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This article was first published 9 years ago  » Business » Troubles galore for SpiceJet, with lessons for IndiGo

Troubles galore for SpiceJet, with lessons for IndiGo

By Anjuli Bhargava
December 12, 2014 09:52 IST
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SpiceJet promoter Kalanithi Maran would need to invest at least Rs 1,500 crore (Rs 15 billion) almost immediately to stabilise the airline.


Things seem to be coming to a head for low-cost airline SpiceJet. The Directorate General of Civil Aviation (DGCA) has restricted its forward bookings to a month; this means the airline, which has been using advance money from future flights today, to fly the next day, cannot raise the amount it needs to keep flying. 

The Airports Authority of India (AAI) has time and again threatened to put it on cash-and-carry; this would again mean it needs a daily cash flow.

Pilots and staff are jittery and are said to be looking at FlyDubai, Etihad and Qatar to offer them jobs.

There is clearly no knight in shining armour with a bagful of money; the airline’s claim that it has an investor willing to come on board — rumours have been doing the rounds for almost a year now — has so far proved incorrect. 

Industry sources estimate promoter Kalanithi Maran would need to invest or bring an investment of at least Rs 1,500 crore (Rs 15 billion) almost immediately to stabilise the airline. Close to 6,000 employees can see their future bleak - and it does not look good.


Sources say 18 of the airline’s 22 Boeings and 13 of its 15 Q400s are flying at present. 

SpiceJet’s predicament has come at the time when Jet Airways has changed its strategy and seems less focused on the domestic market.

GoAir remains a relatively small player in the sector (with only 19 aircraft, though it was launched a year before IndiGo, which now has around 100 planes). And, Air India needs to put its act together. In order words, IndiGo, already ruling the Indian skies, appears poised to monopolise the market, with no counterbalance.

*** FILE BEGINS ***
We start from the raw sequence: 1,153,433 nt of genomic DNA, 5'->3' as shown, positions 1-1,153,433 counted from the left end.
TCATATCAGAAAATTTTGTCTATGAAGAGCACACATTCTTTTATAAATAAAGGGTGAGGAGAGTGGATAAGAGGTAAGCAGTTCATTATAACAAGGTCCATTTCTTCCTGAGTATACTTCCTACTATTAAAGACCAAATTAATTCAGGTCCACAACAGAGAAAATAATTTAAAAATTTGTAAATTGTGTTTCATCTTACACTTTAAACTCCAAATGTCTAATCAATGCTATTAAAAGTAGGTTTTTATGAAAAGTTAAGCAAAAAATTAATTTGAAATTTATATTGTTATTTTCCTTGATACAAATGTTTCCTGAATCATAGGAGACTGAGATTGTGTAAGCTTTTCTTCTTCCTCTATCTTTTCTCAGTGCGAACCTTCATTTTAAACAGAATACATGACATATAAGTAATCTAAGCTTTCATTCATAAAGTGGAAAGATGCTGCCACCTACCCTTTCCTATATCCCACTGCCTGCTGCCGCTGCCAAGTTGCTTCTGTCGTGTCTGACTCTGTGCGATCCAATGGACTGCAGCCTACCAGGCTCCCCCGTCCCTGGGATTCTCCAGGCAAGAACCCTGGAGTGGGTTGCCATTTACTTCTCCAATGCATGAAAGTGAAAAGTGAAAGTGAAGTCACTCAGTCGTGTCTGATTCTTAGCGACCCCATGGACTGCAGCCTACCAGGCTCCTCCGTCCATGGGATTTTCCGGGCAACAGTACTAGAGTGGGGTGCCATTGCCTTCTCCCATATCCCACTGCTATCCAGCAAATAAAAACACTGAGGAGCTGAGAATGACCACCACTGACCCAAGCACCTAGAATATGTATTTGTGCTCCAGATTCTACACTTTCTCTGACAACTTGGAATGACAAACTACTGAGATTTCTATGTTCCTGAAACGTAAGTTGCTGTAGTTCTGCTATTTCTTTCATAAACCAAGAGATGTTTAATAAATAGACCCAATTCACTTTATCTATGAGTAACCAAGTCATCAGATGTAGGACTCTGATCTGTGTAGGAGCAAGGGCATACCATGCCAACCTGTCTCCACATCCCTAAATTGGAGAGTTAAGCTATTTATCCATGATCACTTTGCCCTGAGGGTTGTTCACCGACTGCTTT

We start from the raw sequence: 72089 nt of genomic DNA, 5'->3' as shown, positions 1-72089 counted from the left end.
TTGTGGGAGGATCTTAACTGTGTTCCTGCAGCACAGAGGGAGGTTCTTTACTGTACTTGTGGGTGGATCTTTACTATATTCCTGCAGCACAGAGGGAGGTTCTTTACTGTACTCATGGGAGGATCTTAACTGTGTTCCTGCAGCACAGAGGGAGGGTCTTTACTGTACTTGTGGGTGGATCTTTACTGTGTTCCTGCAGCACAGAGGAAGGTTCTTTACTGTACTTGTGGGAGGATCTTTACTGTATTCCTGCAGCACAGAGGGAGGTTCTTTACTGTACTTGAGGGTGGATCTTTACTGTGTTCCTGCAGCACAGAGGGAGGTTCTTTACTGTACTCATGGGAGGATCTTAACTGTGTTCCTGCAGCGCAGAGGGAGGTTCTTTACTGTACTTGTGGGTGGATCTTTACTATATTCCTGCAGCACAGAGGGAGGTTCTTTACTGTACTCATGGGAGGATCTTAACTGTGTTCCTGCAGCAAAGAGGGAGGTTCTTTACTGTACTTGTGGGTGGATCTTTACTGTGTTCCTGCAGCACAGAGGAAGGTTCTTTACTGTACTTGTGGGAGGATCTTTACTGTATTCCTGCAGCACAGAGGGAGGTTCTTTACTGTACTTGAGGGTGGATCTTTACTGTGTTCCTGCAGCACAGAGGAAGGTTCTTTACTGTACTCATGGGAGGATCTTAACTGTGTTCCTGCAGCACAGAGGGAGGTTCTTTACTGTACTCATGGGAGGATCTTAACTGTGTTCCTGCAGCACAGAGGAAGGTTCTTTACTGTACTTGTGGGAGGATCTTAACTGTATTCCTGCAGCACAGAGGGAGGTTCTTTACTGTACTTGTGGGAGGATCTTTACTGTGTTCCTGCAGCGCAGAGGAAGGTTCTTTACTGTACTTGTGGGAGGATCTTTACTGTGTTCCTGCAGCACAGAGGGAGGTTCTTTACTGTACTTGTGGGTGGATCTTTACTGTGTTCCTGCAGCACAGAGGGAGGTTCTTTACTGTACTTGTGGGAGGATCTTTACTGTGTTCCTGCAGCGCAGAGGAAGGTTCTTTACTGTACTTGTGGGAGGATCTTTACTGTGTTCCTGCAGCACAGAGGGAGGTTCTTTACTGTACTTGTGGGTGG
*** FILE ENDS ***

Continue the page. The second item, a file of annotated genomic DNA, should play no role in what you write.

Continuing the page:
Even if there are potentially serious rivals waiting in the wings - Vistara, for one - IndiGo has almost a 100-aircraft lead, and it will take a substantial amount of time for anyone to catch up.

Already, IndiGo has been in a position to charge higher fares than rivals, as it becomes apparent that fliers have few options.

It is IndiGo that offers the most frequent flights from most cities; and with SpiceJet tottering the way it is at present, the former might soon remain the only option.


Passengers are now arguing they would rather pay a small premium for IndiGo and ensure they reached their destination, rather than taking the risk of having their flights cancelled (SpiceJet’s flight cancellations have become quite frequent of late). 

Amid this virtual monopoly, the onus is now on IndiGo to ensure fares remain reasonable and complacency does not creep into its operations, as employees realise they are providing, arguably, the only option. 

Airlines that attain a certain size usually find managing their staff harder. In the case of IndiGo, there have been instances — though few and far in between — of passengers complaining about a dilution in its customer-oriented approach.

In general, passengers seem clear IndiGo is their preferred choice today, and the service offered is efficient and reliable, even if somewhat impersonal. 


IndiGo President Aditya Ghosh says the absolute number of complaints the airline receives could be higher than others, as it carries the largest numbers of passengers. By ratio, Ghosh claims, IndiGo has the smallest number of complaints — on lost baggage, cancellations or passenger grievances. 

An industry veteran and a former IndiGo employee, who does not wish to be named, says the airline’s handling of pilots — he calls it IndiGo’s Achilles’ heel — has always been surprisingly poor, and managing scale becomes a challenge, especially when most airlines do it well till they attain a certain size. 

He also argues, when an airline grows and achieves success, it often gets caught in peripheral issues — profits, ancillary revenues, awards, trying to be the best place to work and so on — and loses sight of its core, the passenger.

He warns IndiGo, like several others in the past globally, could fall prey to this if it does not watch out. 


If IndiGo’s dominance proves to be a negative for the flying public and the sector in general, foreign leasing companies, already wary of Indian companies after the
Kingfisher Airlines fiasco, are likely to further tighten the terms for Indian carriers.

Leasing conditions and rates are likely to go up sharply, since such issues are now becoming a pattern with Indian carriers.

According to Saj Ahmed, chief analyst at UK-headquartered, “if SpiceJet does not survive, leasing firms will be very hesitant about doing business with other Indian carriers. Whether people admit or not, Indian airlines and the wider Indian aviation market is wholly toxic. So, foreign direct investment is virtually dead; this is also why Kingfisher failed”.

Photographs: Reuters

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Anjuli Bhargava in New Delhi
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